The truth is that the squabbles reveal that what I outlined at the start – that the Repbulcan party, particularly the establishment wing – is not aligned with Trump when it comes to the Globalist vs Nationalist debate. In this sense, Trump does not truly have a majority in both chambers of Congress, such that the absence of major legislation is somehow a failure. The reality is that, at least in the Senate, Trump has at most about 48 votes on any given piece of Trump proposed legislation. There are generally at least 3 moderate (globalist) Republicans who will deny Trump real headway on getting the Trump agenda through legislation.
This is why the likes of Steve Bannon have come out swinging in recent weeks, declaring war on the GOP establishment as it pertains to the 2018 midterm elections, on behalf of Trump. His pledge to run primary candidates against Republicans who are insufficiently for, or outright against the Trump, nationalist agenda has been seen as potentially damaging to the Republican party.
This analysis only makes sense to those with an inadequate understanding of the true political demarcations afoot. People like Bannon correctly understand that Republicans like Flake, Sasse and McCain might as well be Democrats, given their opposition to the fundamental changes that would be required to advance the Trump agenda. So they must be replaced by ‘Trump Republicans.’
At an impromptu joint press conference with Trump and McConnell at the beginning of the week, the former spewed the orthodoxy of the globalist establishment, which was to say that doing his job to keep a Republican majority meant putting forth candidates which could actually win in a general election Translated, this means candidates who seek to be all things to all people, who never offend, always toe the line, espousing pretty lies and condemning ugly truths.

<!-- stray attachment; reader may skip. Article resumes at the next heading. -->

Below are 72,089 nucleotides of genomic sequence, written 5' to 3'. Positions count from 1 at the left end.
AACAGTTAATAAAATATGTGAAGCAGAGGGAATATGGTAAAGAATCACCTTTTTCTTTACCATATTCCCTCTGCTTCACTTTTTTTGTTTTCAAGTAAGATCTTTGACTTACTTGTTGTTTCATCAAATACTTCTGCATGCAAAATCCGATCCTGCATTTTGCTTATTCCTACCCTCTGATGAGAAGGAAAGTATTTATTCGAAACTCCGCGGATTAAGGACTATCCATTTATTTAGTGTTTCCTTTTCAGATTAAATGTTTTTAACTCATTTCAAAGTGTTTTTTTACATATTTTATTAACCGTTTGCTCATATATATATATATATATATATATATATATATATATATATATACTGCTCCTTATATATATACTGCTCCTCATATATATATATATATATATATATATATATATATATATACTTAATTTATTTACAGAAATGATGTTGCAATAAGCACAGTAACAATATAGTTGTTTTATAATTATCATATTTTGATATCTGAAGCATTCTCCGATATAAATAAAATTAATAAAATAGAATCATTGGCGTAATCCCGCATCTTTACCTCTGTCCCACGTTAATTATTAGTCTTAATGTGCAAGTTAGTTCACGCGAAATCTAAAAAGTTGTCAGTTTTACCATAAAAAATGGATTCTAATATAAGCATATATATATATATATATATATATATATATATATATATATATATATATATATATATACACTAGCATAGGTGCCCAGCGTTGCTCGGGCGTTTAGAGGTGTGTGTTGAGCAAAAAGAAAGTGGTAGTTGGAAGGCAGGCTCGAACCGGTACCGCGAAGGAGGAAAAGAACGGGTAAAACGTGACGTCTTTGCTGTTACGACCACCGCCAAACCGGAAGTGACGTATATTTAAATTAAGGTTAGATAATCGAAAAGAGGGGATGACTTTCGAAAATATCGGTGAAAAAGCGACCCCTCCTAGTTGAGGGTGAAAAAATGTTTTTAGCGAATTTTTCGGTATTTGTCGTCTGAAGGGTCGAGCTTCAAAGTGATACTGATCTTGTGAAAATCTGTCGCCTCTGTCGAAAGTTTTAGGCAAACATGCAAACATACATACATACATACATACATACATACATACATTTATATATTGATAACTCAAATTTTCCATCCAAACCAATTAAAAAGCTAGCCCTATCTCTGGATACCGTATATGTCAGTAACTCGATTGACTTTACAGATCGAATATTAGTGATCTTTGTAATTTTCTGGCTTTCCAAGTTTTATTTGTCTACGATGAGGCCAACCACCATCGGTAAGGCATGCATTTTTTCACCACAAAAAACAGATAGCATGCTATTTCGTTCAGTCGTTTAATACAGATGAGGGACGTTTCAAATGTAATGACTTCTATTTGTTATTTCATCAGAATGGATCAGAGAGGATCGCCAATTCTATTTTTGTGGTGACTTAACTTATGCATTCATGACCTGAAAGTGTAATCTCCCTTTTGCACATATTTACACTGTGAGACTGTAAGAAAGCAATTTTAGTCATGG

The bottom line for McConnell is that his way is looking to be the losing way, as in truth, it has been for decades. The difference now is that the elites are finally beginning to feel the losses which before only accrued to the masses. Trump’s election to date is the largest such loss. But more are seemingly on the horizon. Jeff Flake looks to be in trouble. McConnell himself enjoys a rock bottom approval rating in Kentucky of 18%. Bob Corker, perhaps seeing the writing on the wall, isn’t even going to bother running to hold on to his Senate seat next year. Luther Strange, the McConnell choice in the Alabama special election was defeated by Roy Moore, the Bannonite selection.
In Europe, the forces of nationalism have been boosted this week by an election win in Austria, and the turmoil in Spain. George Soros announced that he is committing $18 billion in fresh capital to his Open Society project. And looking to the future, Generation Z, mischievously referred to as Generation Zyklon by the right wing Internet troll brigade, is shaping up to be the most right leaning generation in decades.
All of this puts those wails made this week by the old guard of McCain, Bush and Obama in context. Their fervent defense of the tired, old order, is a testament to the desperation they must feel.
The reinforcements are necessary, because they’re losing.